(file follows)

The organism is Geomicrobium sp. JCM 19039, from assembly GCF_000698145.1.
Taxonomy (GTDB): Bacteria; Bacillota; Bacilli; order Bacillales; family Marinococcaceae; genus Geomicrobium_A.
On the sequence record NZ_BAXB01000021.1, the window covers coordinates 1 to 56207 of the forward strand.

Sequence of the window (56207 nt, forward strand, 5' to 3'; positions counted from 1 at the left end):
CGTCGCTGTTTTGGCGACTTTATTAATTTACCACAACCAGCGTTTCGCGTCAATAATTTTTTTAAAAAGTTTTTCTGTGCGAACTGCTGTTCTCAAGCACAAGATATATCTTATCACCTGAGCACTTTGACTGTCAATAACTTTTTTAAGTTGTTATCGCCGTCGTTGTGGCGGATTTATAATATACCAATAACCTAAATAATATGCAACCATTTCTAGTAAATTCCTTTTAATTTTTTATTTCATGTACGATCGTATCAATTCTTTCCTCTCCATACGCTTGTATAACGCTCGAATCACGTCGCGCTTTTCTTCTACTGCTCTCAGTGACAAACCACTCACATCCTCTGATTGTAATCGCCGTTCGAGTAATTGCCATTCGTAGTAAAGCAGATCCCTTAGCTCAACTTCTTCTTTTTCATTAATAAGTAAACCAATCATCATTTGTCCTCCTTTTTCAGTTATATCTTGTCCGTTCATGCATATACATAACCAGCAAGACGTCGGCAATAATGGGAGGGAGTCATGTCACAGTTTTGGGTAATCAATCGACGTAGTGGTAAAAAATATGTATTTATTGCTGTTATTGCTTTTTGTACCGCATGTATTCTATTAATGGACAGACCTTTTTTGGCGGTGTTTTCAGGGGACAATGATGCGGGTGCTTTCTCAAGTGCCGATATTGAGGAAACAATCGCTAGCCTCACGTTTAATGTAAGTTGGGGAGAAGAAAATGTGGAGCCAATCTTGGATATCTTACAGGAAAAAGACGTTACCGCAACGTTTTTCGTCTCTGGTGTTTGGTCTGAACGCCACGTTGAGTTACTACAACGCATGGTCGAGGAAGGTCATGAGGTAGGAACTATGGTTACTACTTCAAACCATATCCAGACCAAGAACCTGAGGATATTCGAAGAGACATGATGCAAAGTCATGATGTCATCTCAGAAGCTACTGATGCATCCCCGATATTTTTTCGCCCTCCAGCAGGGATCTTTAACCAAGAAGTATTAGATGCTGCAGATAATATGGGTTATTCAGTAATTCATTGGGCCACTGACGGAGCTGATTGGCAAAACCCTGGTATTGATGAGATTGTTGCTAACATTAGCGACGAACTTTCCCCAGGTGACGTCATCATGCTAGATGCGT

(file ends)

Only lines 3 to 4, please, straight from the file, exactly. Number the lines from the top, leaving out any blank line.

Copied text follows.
On the sequence record NZ_BAXB01000021.1, the window covers coordinates 1 to 56207 of the forward strand.

Sequence of the window (56207 nt, forward strand, 5' to 3'; positions counted from 1 at the left end):